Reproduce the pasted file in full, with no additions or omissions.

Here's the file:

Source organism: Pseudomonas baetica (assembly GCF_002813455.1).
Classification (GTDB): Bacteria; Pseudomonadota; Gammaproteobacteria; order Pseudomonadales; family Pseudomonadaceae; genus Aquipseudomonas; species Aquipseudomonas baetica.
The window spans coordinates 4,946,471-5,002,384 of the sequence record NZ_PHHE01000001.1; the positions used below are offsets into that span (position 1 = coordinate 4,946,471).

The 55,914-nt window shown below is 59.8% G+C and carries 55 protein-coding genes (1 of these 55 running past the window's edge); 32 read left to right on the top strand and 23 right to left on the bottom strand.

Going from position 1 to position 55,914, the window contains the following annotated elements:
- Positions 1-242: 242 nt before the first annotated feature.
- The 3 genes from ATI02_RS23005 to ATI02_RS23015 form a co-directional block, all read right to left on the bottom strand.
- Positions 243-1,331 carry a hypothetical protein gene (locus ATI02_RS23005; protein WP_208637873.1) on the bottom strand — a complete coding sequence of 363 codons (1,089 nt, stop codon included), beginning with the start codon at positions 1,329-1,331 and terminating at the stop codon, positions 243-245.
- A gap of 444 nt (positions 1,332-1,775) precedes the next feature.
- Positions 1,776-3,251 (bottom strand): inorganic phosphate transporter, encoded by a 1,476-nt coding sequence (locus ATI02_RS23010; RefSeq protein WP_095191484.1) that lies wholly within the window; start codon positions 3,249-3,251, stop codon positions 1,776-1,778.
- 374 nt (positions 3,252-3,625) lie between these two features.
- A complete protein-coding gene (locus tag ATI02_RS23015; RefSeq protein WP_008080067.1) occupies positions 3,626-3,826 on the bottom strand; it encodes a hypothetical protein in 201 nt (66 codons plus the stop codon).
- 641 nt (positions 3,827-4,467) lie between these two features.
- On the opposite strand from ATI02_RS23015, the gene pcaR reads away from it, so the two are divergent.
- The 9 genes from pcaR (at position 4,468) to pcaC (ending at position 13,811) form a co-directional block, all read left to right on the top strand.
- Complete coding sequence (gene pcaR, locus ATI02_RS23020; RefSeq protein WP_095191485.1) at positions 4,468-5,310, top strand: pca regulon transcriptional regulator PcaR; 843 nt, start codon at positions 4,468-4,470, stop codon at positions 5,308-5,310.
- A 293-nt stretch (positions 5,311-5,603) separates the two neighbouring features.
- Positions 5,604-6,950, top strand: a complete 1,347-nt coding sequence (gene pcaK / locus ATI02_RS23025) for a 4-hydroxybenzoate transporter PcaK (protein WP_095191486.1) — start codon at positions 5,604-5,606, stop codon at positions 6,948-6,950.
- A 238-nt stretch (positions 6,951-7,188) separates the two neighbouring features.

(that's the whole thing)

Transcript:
Source organism: Pseudomonas baetica (assembly GCF_002813455.1).
Classification (GTDB): Bacteria; Pseudomonadota; Gammaproteobacteria; order Pseudomonadales; family Pseudomonadaceae; genus Aquipseudomonas; species Aquipseudomonas baetica.
The window spans coordinates 4,946,471-5,002,384 of the sequence record NZ_PHHE01000001.1; the positions used below are offsets into that span (position 1 = coordinate 4,946,471).

The 55,914-nt window shown below is 59.8% G+C and carries 55 protein-coding genes (1 of these 55 running past the window's edge); 32 read left to right on the top strand and 23 right to left on the bottom strand.

Going from position 1 to position 55,914, the window contains the following annotated elements:
- Positions 1-242: 242 nt before the first annotated feature.
- The 3 genes from ATI02_RS23005 to ATI02_RS23015 form a co-directional block, all read right to left on the bottom strand.
- Positions 243-1,331 carry a hypothetical protein gene (locus ATI02_RS23005; protein WP_208637873.1) on the bottom strand — a complete coding sequence of 363 codons (1,089 nt, stop codon included), beginning with the start codon at positions 1,329-1,331 and terminating at the stop codon, positions 243-245.
- A gap of 444 nt (positions 1,332-1,775) precedes the next feature.
- Positions 1,776-3,251 (bottom strand): inorganic phosphate transporter, encoded by a 1,476-nt coding sequence (locus ATI02_RS23010; RefSeq protein WP_095191484.1) that lies wholly within the window; start codon positions 3,249-3,251, stop codon positions 1,776-1,778.
- 374 nt (positions 3,252-3,625) lie between these two features.
- A complete protein-coding gene (locus tag ATI02_RS23015; RefSeq protein WP_008080067.1) occupies positions 3,626-3,826 on the bottom strand; it encodes a hypothetical protein in 201 nt (66 codons plus the stop codon).
- 641 nt (positions 3,827-4,467) lie between these two features.
- On the opposite strand from ATI02_RS23015, the gene pcaR reads away from it, so the two are divergent.
- The 9 genes from pcaR (at position 4,468) to pcaC (ending at position 13,811) form a co-directional block, all read left to right on the top strand.
- Complete coding sequence (gene pcaR, locus ATI02_RS23020; RefSeq protein WP_095191485.1) at positions 4,468-5,310, top strand: pca regulon transcriptional regulator PcaR; 843 nt, start codon at positions 4,468-4,470, stop codon at positions 5,308-5,310.
- A 293-nt stretch (positions 5,311-5,603) separates the two neighbouring features.
- Positions 5,604-6,950, top strand: a complete 1,347-nt coding sequence (gene pcaK / locus ATI02_RS23025) for a 4-hydroxybenzoate transporter PcaK (protein WP_095191486.1) — start codon at positions 5,604-5,606, stop codon at positions 6,948-6,950.
- A 238-nt stretch (positions 6,951-7,188) separates the two neighbouring features.